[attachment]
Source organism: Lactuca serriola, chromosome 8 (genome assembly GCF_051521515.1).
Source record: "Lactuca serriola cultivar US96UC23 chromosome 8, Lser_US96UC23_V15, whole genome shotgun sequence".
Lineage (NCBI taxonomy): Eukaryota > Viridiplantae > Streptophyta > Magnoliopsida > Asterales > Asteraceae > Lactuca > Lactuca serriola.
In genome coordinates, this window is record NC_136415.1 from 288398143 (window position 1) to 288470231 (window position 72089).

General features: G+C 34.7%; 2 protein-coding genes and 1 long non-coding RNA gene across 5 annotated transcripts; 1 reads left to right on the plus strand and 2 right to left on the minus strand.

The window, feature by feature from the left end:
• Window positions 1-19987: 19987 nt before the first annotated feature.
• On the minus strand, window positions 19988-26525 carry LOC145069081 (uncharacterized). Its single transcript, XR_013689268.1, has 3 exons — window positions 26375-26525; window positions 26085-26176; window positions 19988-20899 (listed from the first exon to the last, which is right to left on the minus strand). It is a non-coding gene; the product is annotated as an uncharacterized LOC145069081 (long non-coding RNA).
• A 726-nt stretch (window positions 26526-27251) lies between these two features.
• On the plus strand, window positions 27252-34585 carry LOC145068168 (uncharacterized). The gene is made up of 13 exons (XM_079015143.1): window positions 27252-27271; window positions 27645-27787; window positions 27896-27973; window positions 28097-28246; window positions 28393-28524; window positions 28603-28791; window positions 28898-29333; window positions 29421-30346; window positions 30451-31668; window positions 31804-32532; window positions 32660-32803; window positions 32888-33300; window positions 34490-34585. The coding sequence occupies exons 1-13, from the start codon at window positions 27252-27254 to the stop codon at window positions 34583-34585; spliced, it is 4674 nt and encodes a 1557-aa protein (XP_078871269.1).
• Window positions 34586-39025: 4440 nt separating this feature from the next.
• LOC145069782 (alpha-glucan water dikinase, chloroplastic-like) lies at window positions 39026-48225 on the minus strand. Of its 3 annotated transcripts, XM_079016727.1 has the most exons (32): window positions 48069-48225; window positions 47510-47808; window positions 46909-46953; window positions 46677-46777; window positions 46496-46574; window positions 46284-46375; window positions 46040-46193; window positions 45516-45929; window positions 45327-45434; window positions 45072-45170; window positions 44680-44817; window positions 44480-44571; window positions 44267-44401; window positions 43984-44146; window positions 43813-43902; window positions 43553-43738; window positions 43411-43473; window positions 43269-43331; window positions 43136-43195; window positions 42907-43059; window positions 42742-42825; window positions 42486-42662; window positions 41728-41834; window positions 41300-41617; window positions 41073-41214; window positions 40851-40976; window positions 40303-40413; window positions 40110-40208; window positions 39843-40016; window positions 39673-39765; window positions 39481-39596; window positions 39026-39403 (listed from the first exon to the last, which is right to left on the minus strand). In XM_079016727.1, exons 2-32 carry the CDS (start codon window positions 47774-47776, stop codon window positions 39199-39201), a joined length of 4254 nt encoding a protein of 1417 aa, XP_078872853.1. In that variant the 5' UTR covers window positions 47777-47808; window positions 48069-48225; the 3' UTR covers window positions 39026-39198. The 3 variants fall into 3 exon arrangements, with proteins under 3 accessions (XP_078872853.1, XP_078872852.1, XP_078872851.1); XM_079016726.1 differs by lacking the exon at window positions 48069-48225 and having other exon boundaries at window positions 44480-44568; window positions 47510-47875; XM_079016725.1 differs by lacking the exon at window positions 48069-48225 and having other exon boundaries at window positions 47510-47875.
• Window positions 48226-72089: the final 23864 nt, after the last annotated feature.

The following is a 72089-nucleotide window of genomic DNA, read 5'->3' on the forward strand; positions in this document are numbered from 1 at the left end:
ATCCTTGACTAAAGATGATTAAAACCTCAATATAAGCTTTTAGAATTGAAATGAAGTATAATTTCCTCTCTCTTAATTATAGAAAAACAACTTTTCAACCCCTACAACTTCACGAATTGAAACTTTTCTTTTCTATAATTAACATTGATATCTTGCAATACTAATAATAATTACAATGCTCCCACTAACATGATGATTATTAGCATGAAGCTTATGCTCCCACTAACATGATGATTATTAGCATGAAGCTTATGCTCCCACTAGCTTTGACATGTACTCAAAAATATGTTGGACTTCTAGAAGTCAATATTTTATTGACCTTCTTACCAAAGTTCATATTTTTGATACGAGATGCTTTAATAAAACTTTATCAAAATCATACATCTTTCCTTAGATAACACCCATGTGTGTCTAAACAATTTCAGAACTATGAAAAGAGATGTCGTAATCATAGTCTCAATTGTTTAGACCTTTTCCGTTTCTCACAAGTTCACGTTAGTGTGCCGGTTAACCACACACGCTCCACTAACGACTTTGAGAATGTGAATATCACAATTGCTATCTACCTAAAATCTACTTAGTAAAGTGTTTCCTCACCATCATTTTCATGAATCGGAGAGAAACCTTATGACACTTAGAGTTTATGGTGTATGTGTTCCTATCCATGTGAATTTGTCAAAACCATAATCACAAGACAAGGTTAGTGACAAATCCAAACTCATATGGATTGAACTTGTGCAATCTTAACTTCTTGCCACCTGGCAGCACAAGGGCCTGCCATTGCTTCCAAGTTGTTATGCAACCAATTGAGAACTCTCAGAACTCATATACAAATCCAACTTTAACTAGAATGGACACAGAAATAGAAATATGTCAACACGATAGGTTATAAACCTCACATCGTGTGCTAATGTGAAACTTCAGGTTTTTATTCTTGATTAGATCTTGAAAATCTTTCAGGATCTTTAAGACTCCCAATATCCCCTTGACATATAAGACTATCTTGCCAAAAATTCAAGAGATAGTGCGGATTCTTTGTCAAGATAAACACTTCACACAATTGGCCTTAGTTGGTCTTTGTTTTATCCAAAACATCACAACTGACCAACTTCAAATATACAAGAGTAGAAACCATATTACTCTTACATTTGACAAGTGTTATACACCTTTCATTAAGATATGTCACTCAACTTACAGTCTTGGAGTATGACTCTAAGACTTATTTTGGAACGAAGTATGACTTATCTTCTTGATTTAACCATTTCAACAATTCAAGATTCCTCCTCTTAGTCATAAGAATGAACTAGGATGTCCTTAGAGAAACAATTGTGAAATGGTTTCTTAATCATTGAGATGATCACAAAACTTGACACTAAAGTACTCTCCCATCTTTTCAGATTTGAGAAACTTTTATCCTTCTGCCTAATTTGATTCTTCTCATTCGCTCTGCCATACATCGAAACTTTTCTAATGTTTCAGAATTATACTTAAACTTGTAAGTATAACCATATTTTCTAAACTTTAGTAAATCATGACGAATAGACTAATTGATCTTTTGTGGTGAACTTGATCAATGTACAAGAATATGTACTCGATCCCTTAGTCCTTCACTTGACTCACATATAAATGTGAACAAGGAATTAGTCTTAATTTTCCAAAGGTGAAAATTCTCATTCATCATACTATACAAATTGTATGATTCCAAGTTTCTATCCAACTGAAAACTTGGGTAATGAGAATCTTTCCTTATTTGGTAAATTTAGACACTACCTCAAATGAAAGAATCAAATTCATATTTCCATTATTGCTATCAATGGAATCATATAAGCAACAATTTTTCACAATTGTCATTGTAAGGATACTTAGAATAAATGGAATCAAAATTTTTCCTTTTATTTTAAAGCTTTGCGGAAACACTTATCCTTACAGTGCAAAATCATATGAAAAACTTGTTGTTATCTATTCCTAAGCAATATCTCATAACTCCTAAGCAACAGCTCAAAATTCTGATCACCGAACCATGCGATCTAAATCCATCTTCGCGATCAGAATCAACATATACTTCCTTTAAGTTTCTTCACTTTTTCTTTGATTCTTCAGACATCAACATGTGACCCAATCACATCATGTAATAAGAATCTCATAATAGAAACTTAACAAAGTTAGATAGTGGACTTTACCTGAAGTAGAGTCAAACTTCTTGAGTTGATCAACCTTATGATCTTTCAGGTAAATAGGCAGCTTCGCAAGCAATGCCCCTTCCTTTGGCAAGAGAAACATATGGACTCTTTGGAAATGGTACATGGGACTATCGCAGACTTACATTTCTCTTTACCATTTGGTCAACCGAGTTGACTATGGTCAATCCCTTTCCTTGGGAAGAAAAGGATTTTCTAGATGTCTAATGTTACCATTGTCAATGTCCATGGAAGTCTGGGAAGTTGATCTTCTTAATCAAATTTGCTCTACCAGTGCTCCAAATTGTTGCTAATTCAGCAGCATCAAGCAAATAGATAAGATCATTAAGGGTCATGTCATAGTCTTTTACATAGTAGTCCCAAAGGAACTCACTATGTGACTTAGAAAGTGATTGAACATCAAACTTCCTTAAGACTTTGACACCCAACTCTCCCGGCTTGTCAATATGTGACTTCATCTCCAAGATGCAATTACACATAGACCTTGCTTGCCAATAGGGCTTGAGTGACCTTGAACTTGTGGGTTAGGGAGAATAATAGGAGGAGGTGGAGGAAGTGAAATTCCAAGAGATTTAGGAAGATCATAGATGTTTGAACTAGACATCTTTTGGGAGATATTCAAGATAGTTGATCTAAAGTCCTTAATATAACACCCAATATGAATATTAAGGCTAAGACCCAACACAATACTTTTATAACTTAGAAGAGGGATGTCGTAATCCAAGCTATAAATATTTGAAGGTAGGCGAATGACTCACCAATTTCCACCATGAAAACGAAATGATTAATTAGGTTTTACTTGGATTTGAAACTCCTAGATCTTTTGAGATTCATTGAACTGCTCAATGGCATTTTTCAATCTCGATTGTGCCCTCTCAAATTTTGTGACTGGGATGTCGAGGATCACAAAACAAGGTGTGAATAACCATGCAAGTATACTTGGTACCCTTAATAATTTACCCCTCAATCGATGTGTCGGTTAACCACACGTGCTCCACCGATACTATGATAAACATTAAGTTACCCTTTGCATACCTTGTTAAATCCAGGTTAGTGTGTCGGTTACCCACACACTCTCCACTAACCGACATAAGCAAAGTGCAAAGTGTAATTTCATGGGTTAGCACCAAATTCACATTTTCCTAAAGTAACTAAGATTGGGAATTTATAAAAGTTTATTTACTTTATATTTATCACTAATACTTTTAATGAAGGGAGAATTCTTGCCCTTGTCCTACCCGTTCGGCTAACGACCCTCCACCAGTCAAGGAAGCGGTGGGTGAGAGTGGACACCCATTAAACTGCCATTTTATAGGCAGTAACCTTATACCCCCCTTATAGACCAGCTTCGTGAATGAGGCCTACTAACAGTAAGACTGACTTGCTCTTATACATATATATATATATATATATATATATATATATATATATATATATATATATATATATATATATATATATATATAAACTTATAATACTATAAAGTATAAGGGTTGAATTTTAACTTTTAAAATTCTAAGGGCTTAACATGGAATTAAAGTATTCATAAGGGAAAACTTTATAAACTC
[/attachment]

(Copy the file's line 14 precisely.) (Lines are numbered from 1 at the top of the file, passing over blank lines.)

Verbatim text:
The following is a 72089-nucleotide window of genomic DNA, read 5'->3' on the forward strand; positions in this document are numbered from 1 at the left end: